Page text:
TROY — Pioneer’s 85th Annual Meeting of Members was held virtually on March 27.
Pioneer Electric Cooperative is a not-for-profit distribution utility focused on providing service to its consumer-members, primarily in rural Champaign, Miami, and Shelby Counties, as well as portions of the eight surrounding counties.
The meeting was led by Pioneer’s Board Chair Terrence Householder, who presented an overview of the cooperative’s accomplishments in 2020 including the completion of Haas Substation. The new substation will improve reliability to nearly 750 members in southern Miami County.
Householder also highlighted the return of more than $3.5 million to current and former members in 2020, this included a bonus capital credits return for pandemic relief. Pioneer has now returned more than $48.5 million in capital credits since 1981.
Householder spoke about Pioneer’s commitment to reliability through regular and preventive maintenance programs including its five-year meter replacement project and annual infrared inspections of Pioneer’s electric distribution system to detect loose or failing connections prior to outages.
Among other accomplishments throughout 2020, Householder commended the work of Pioneer’s employees in their effort to continue to provide reliable service during the pandemic.
“Although 2020 proved to be a year of uncertainty and provided unexpected roadblocks, your cooperative lived up to the challenge,” Householder said. “I’d like to commend our management team and the employees of Pioneer for their flexibility, thoughtfulness, and follow through as we navigated this unprecedented time together.”
Householder encouraged participation in Pioneer’s political action committee, ACRE® Co-op Owners for Political Action® and the importance of being ready to fight for legislative fairness on issues that affect the co-op and our members at a local, state, and federal level.
“Your involvement in the political process helps us tell the electric co-op story to legislators,” Householder said. “Our message is strongest when we can tell them our consumer-members, who are their constituents, support the cooperative business model and the rural way of life through their involvement in the PAC.”
In the management update, Pioneer President & CEO Ron Salyer shared with the membership that a rate increase would not be needed in 2021.
He also focused on preventive maintenance efforts in the cooperative’s three primary counties, Champaign, Miami, and Shelby.
Salyer went on to acknowledge the co-op’s commitment to community through the employee-driven fundraising initiative, Powering Possibilities, which donated more than $4,600 to organizations in 2020, as well as an additional $4,700 in contributions approved by Pioneer’s Board of Trustees to various local organizations.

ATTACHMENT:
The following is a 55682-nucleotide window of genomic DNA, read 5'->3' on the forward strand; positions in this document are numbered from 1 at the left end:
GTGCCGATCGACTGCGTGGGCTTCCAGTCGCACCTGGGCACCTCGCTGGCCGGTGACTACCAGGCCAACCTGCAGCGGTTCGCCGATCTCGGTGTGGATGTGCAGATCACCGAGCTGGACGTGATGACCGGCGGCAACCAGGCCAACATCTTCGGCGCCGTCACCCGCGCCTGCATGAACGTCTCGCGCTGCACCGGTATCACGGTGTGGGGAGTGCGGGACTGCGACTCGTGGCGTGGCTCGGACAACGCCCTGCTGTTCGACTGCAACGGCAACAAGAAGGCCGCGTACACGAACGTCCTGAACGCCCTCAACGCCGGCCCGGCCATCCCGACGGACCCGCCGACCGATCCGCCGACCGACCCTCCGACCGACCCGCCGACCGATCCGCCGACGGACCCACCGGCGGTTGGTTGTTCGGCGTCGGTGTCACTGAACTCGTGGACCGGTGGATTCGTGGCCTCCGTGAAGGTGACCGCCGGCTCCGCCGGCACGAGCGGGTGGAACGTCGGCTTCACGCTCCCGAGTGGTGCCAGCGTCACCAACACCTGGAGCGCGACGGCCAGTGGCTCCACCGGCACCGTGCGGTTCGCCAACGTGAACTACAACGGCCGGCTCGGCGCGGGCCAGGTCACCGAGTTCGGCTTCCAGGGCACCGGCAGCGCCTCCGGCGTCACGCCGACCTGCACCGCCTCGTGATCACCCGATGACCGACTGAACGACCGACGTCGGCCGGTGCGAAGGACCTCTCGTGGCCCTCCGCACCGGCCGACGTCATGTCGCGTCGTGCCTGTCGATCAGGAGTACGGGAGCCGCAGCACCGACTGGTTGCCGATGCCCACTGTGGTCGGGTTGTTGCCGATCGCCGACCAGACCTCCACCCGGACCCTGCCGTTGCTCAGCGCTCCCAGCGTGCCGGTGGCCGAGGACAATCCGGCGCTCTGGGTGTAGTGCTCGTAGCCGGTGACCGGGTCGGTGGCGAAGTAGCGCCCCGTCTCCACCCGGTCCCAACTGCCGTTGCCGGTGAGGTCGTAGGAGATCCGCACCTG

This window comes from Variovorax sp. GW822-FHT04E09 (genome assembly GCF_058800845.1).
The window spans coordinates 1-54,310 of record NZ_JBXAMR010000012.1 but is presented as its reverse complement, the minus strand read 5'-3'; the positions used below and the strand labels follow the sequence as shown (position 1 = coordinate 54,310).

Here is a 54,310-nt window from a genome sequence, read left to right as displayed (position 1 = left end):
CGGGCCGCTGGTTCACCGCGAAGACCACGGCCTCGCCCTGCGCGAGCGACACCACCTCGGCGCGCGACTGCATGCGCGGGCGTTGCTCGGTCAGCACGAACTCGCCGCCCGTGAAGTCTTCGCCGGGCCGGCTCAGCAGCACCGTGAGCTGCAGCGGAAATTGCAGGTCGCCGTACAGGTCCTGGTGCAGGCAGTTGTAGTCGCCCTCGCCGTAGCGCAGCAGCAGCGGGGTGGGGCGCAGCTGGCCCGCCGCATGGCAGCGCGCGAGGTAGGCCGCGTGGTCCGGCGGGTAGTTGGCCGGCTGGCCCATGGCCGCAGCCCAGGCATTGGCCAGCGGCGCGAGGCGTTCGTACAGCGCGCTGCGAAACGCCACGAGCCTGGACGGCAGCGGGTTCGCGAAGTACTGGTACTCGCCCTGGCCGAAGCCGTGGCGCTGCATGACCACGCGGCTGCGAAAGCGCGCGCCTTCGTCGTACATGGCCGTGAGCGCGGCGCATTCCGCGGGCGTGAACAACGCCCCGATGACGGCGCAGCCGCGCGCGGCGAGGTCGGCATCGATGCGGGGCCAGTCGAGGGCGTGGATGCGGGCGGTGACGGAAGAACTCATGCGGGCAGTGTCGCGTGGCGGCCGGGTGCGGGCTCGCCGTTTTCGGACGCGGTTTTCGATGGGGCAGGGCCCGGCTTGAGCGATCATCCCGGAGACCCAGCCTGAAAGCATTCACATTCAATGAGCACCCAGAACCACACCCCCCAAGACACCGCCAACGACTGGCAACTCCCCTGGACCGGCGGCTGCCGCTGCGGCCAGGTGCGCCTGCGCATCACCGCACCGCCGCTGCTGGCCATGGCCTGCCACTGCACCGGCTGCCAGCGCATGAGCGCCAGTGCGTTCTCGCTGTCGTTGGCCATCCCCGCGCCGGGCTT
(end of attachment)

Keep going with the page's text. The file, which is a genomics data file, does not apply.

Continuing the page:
He echoed Householder’s praise of Pioneer employees for their productivity and flexibility throughout the pandemic shutdown and throughout all of 2020.
“I believe many of us had the impression that 2020 would be a slow year,” Salyer said. “However, our employees stayed busy, exceeding our expectations in regard to productivity and I’m especially thankful to them for that.”
The meeting recessed between 10 a.m. and noon to allow members to return Code of Regulations and Articles of Incorporation change ballots. The eight proposed changes to the Code of Regulations and one change to the Articles of Incorporation were approved.
Nearly 2,100 Pioneer members voted in this year’s board election. The election results for the Pioneer Board of Trustees and each of the county boards were announced during the meeting, as well. As a democratically controlled organization, those running for their respective boards are Pioneer members and are elected by their fellow members. Voting was conducted by mail, online, and through the SmartHub app.
Elected to three-year terms on the Pioneer Board of Trustees were: Ted Black of Champaign County, Robert Billings of Miami County, and Terrence Householder of Shelby County. Three-year positions filled on the county boards of the Champaign, Miami and Shelby districts are as follows. Those elected to the Champaign County board are: Mark Atterholt, Urbana; Ward Wildman, Urbana; Kurt King, Cable; and Chad Wallace, Cable. Elected to the Miami County board are: Wayne Mullenix, Piqua; William Platfoot, Tipp City; Michael Robbins, Piqua; and Jenny Hodge, Tipp City. Those to serve on the Shelby County board are: Roger Wehrman, Fort Loramie; Steve Wenning, Sidney; Thomas Wyen, Anna; and Joseph Everett, Sidney.
The election was run and certified by a third-party company, Diamond Communication Solutions.
During their re-organizational meeting, the Pioneer Board elected the following officers for the year: Terrence Householder, chair; Colleen Renee Riggs Eidemiller, first vice chair; Roger Bertke, second vice chair; John Goettemoeller, secretary; and Mark Bailey, treasurer. Ted Black was elected to represent Pioneer on the Ohio Rural Electric Cooperatives board of trustees.
Pioneer Electric Cooperative is a not-for-profit distribution utility focused on service to its member-owners in its primary territory of Champaign, Miami, and Shelby Counties, as well as portions of the eight surrounding counties.